One of the thinkers Steve Bannon says he admires, Julius Evola, despised the United States and everything it stood for.
At the beginning of the campaign for the Republican nomination, many thought that it was a libertarian moment in which even Rand Paul might well emerge victorious. But with tonight’s results from Indiana, the Republican Party seems poised to nominate the most illiberal candidate in its history—someone who wants to restrict trade and civil liberties and has no interest in taming the growth of the state. Trump’s prospective nomination suggests that classical liberalism in the more classically liberal of our two parties is in radical decline. If so, what is most distinctive about America—its foundation in liberty—is at risk. We need to know why classical liberalism has so signally failed in 2016 if this failure is to be reversed.
- It is just a fluke. Trump is a sui generis candidate who exploited his celebrity to move out in front of a fragmented field. The opponents left standing were not attractive even to classical liberals—Kasich because of his own positions and Cruz because of his personality. The problem with this explanation is that Trump himself has obvious ideological heresies and character flaws. Moreover, his victories have become more decisive even in the narrower field.
- Trump’s victory reflects Republican fury that the Republican Congress has not stopped Obama. Primary voters are looking for a tough outsider, even a caudillo, who will finally shake things up. The difficulty with this explanation is that Congress cannot easily stop a President unless a party has overwhelming legislative majorities. If Congress had shut down the government in a fight with Obama, history shows that the public, including many Republicans, would have rapidly turned against it. But perhaps the public does not understand these basic facts of governance. Under this explanation, chalk up Trump’s victory to ignorance of our political institutions against a particular political background.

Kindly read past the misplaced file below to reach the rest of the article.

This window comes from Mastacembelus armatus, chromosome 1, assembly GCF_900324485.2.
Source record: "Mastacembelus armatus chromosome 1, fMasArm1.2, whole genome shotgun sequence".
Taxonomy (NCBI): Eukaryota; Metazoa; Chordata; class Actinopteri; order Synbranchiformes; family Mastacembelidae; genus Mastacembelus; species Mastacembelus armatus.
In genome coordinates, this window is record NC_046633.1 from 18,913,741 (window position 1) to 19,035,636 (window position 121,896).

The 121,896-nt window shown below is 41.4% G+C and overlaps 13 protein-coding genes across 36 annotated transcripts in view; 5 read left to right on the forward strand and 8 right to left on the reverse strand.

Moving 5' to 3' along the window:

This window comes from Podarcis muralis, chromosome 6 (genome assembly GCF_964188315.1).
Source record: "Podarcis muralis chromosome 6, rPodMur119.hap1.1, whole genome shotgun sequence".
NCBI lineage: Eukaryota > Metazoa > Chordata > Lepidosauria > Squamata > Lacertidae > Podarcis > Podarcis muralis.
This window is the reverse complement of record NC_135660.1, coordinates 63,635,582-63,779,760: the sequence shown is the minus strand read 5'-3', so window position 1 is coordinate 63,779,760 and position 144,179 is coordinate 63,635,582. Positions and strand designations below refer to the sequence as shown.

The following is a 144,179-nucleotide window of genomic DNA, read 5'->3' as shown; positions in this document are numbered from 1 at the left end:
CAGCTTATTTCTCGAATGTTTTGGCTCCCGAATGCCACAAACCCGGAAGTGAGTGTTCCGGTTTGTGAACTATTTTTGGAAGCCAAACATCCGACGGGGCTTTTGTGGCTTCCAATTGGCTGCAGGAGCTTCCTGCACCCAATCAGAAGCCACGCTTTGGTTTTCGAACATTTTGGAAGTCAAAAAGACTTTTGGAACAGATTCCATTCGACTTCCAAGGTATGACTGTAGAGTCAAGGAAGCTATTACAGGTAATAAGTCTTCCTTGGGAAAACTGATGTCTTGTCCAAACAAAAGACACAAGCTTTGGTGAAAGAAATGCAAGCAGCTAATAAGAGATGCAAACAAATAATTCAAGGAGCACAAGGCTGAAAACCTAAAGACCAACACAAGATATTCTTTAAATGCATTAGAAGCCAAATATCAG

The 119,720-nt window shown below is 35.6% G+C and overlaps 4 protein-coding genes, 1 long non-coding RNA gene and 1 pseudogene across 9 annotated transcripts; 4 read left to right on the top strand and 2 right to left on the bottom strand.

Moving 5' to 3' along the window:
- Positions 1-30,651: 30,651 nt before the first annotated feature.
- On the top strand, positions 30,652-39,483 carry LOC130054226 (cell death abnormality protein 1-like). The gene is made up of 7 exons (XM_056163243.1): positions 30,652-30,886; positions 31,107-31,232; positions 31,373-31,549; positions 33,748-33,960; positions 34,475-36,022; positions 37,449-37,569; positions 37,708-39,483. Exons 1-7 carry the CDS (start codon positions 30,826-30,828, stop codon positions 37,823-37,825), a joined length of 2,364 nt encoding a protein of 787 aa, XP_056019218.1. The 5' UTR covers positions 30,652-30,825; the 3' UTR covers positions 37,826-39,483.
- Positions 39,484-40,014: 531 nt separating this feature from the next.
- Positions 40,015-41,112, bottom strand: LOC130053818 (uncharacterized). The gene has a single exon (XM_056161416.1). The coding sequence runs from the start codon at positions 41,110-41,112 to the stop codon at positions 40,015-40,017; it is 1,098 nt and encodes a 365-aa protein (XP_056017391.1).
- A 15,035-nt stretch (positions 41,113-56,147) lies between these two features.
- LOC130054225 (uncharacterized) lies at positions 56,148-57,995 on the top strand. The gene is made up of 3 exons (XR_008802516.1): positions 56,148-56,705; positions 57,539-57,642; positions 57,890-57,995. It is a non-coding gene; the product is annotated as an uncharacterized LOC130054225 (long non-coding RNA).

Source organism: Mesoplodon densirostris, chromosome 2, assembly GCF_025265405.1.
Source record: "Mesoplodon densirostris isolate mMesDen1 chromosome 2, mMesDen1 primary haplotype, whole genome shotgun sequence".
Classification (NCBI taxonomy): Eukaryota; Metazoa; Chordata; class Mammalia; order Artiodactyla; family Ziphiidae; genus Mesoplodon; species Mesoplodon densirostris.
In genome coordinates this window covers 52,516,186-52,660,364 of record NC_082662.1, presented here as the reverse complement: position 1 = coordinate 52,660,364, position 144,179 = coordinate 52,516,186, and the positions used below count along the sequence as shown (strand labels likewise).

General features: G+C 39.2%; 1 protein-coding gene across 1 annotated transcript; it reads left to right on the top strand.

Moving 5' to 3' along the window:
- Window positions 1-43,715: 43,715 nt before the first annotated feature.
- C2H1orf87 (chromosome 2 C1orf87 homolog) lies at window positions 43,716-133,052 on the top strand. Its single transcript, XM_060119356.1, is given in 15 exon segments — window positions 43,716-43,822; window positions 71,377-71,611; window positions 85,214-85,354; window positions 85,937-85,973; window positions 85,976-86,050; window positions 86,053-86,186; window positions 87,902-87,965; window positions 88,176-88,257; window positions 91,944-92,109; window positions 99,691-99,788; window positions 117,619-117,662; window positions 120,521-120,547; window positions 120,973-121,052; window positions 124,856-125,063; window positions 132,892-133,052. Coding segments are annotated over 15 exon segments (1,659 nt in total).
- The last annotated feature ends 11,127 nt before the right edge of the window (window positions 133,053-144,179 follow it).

- Government has grown so big, that citizens feel that they are chumps if they do not elect a leader who will fight for them against their fellow citizens in the zero-sum game of redistribution. The problem with this explanation is that government has been growing bigger for a long time: why choose this time to give up on shrinking it?
- Inequality is growing and Trump supporters are angry at a free market and free society that is not delivering for them. But as I have argued before, the free market is flourishing today through creating free and cheap goods through accelerating technology. Perhaps older voters (and Trump voters skew decidedly older) are missing out on many of fruits of the computational revolution: they don’t use smart phones listen to free music. Thus, in our technological era, the oldest voters, who should sources of wisdom and stability, are more inclined to be a part of an angry mob in a world that they find more difficult to navigate than the young.
As social science regressions teach us, a phenomenon can often be explained only by multiple factors, and I believe there may be some truth in all of these. (I invite other explanations in the comments as well). The first two explanations above are the most hopeful, because the phenomenon that they describe will pass. The latter two suggest that classical liberalism will continue to decline. Given that the rise of Sanders threatens to extirpate the last vestiges of classical liberalism in the Democratic Party, there has never been a time in my life when limited and accountable government in the United States is under greater threat.